The Hill: Supporters urge Trump to hire new West Wing chief strategist as impeachment inquiry intensifies.


Niall Stanage: From “coup” to “lynching,” a sign of things to come.


W. James Antle III: Trump's manic impeachment dance with the GOP.


Dan Balz: New testimony undercuts Trump’s claim of no quid pro quo on Ukraine. How will Washington respond?





INTERNATIONAL: Turkey & Syria: A five-day cease-fire negotiated between Turkey and Syrian Kurds ended Tuesday night, but Turkey signaled today it will not immediately resume its military offensive (The Associated Press). Turkish President Recep Tayyip Erdoğan and Russian President Vladimir PutinVladimir Vladimirovich PutinThe Hill's Morning Report - Trump trial begins with clash over rules Don't assume Iran will be behind the next big cyber attack Vladimir Putin will not be president for life but he is sure to have power MORE negotiated a deal on Tuesday outlining what comes next inside a buffer zone sought by Erdoğan along Turkey’s border with Syria, to be jointly patrolled by Turkey and Russia following the expulsion of U.S.-allied Kurds (The Associated Press).


The agreement between Russia and Turkey, reached between the two leaders during a meeting in Sochi, removed the United States as a player in Syria’s future (CNN). It took just two weeks for the power dynamics in the region to shift dramatically following a telephone conversation between Erdoğan and Trump in which the U.S. president said he would pull American forces out of northeastern Syria while Turkey initiated military strikes against the Kurds.


Kurdish fighters on Tuesday completed their pullout from a section of the Syrian-Turkish border, as required by a U.S. brokered cease-fire (The Associated Press), only to discover there is no welcome mat for them in neighboring Iraq (CBS News). And there are pleas worldwide to rescue women and children tied to ISIS fighters and held in detention camps once controlled by Kurds near the border (The New York Times).


Putin on Tuesday called Syrian President Bashar al-Assad to describe the agreement struck with Turkey. Assad, who has been waging a civil war against the Syrian people for more than eight years, voiced support for the deal and said Syrian guards are ready to deploy to the Turkish border along with Russian troops, a spokesman for the Kremlin said (The Associated Press).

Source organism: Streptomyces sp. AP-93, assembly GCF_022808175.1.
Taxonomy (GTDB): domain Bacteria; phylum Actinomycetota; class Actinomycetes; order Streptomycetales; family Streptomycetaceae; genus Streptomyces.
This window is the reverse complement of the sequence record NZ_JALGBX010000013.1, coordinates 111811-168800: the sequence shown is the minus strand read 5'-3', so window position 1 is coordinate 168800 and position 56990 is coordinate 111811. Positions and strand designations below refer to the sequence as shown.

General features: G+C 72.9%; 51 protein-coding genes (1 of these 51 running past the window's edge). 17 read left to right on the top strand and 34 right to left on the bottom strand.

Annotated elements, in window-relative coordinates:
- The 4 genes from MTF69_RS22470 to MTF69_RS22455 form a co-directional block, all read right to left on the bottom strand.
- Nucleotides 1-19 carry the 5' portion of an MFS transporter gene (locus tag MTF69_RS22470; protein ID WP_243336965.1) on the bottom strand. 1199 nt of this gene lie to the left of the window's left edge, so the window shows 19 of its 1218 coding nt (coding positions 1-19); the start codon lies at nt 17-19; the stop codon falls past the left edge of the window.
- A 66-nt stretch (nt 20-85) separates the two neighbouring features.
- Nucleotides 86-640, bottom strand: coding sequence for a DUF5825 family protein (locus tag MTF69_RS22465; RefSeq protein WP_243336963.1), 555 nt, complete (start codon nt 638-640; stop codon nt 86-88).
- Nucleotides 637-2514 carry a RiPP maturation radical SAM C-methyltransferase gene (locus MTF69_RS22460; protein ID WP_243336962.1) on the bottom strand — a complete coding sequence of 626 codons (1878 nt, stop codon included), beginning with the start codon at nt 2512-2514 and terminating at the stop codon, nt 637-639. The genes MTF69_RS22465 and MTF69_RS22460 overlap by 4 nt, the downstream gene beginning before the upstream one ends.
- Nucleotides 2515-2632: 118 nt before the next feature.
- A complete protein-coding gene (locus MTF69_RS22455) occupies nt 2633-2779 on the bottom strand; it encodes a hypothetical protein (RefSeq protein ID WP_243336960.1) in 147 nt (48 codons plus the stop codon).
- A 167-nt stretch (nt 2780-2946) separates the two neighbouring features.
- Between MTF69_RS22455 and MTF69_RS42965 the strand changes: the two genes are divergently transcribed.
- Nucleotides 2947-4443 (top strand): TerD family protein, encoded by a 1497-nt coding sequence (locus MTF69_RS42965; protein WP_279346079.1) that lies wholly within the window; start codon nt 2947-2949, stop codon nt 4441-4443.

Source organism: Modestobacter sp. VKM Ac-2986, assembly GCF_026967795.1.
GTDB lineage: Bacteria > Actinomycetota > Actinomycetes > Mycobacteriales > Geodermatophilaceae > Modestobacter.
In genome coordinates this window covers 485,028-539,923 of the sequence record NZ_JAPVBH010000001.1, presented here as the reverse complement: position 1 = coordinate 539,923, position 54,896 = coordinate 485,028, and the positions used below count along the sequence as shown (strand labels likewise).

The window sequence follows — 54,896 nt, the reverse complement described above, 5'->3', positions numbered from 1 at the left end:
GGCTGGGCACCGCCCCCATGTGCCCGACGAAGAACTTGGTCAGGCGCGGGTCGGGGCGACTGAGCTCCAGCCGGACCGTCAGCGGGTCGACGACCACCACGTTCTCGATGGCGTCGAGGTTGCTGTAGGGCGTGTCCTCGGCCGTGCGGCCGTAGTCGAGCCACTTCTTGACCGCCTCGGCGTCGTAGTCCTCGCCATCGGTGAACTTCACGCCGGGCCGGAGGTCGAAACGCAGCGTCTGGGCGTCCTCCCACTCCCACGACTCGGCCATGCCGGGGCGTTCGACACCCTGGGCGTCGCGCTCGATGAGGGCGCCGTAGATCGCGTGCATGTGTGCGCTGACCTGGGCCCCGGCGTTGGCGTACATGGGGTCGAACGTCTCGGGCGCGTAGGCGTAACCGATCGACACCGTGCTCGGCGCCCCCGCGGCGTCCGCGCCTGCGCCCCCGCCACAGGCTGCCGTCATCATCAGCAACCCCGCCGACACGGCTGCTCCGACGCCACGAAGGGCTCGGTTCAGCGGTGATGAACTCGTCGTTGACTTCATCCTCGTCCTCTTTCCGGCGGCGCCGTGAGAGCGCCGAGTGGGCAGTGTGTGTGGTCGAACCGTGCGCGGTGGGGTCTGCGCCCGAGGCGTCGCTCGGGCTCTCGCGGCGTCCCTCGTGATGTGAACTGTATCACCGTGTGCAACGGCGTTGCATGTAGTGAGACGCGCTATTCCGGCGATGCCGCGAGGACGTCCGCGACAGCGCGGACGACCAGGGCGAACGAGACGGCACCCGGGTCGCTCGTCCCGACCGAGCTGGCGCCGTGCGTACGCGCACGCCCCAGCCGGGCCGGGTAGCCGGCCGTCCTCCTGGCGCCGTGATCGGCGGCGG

A White House spokesman said Tuesday that Trump expected “the temporary cease-fire … to transition into permanent by the end of the afternoon.”





> Brexit: British lawmakers on Tuesday approved Prime Minister Boris Johnson’s Brexit deal in principle. But they rejected the government’s fast-track attempt to pass the bill within three days. Johnson says he will “pause” the government’s planned Brexit legislation (The Associated Press) as an extension of days or up to three months is under consideration by members of the European Union as leeway for the British government to try to complete the legislative process after more than three years (The Associated Press).


> Chile: Chileans who believe they are not sharing in the advances of a country considered one of the wealthiest in Latin America have sparked five days of riots, arson and unrest that are crippling the economy, have caused 15 deaths and are undermining global confidence in the country (The Associated Press). Santiago is scheduled to play host in mid-November to the Asia-Pacific Economic Cooperation (APEC) summit, at which world leaders annually convene, including Trump and Chinese President Xi Jinping


POLITICS: Although 19 Democrats are wrestling in the 2020 presidential primary race, Republicans remain fixated on Hillary ClintonHillary Diane Rodham ClintonThe Hill's Morning Report - Trump trial begins with clashes, concessions Trump on Clinton's Sanders comments: 'She's the one that people don't like' Hillary Clinton tears open wound with her attack on Sanders MORE nearly three years after Trump defeated the former secretary of State in the Electoral College.


With Clinton back on the scene in recent weeks to promote a new book, rumors emerged from some GOP circles that she might run for president for a third time. Among those who have fanned that flame are Steve BannonStephen (Steve) Kevin BannonBannon says Trump should delay State of the Union until after impeachment trial Sunday shows preview: Lawmakers mull Trump's war power, next steps with Iran Authorities prepared to hand over Roger Stone records to media: report MORE, the former White House chief strategist and Breitbart chief, and Michael Goodwin, a New York Post columnist; and with multiple members of Congress and GOP strategists.


However, Democrats and those in Hillaryland tell Amie Parnes that there’s no truth to the rumblings, arguing a 2020 bid by Clinton is a figment of the GOP’s imagination. Democrats dismiss it as Republican troublemaking.


"The Republican Party has made such a long-term investment in obsessing about Hillary Clinton that they literally can't stop," said Tracy Sefl, a 2016 Clinton campaign surrogate. "In some ways, she's all they know. 


“She's the permanent Mad Libs subject matter of the GOP,” she added.


The Hill: Biden apologizes for likening Clinton impeachment to 'partisan lynching' in 1998.